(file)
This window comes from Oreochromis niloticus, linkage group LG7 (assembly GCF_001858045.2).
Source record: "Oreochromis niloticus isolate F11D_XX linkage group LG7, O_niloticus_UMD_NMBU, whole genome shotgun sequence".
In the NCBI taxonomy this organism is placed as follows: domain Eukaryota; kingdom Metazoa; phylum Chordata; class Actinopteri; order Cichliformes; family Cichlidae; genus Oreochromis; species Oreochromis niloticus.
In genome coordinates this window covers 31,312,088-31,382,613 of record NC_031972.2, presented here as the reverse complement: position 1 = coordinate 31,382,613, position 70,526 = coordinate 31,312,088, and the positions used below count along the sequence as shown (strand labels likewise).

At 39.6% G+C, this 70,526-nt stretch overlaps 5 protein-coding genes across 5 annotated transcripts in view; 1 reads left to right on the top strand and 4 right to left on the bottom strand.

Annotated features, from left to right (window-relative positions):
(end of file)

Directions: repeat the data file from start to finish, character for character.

This window comes from Oreochromis niloticus, linkage group LG7 (assembly GCF_001858045.2).
Source record: "Oreochromis niloticus isolate F11D_XX linkage group LG7, O_niloticus_UMD_NMBU, whole genome shotgun sequence".
In the NCBI taxonomy this organism is placed as follows: domain Eukaryota; kingdom Metazoa; phylum Chordata; class Actinopteri; order Cichliformes; family Cichlidae; genus Oreochromis; species Oreochromis niloticus.
In genome coordinates this window covers 31,312,088-31,382,613 of record NC_031972.2, presented here as the reverse complement: position 1 = coordinate 31,382,613, position 70,526 = coordinate 31,312,088, and the positions used below count along the sequence as shown (strand labels likewise).

At 39.6% G+C, this 70,526-nt stretch overlaps 5 protein-coding genes across 5 annotated transcripts in view; 1 reads left to right on the top strand and 4 right to left on the bottom strand.

Annotated features, from left to right (window-relative positions):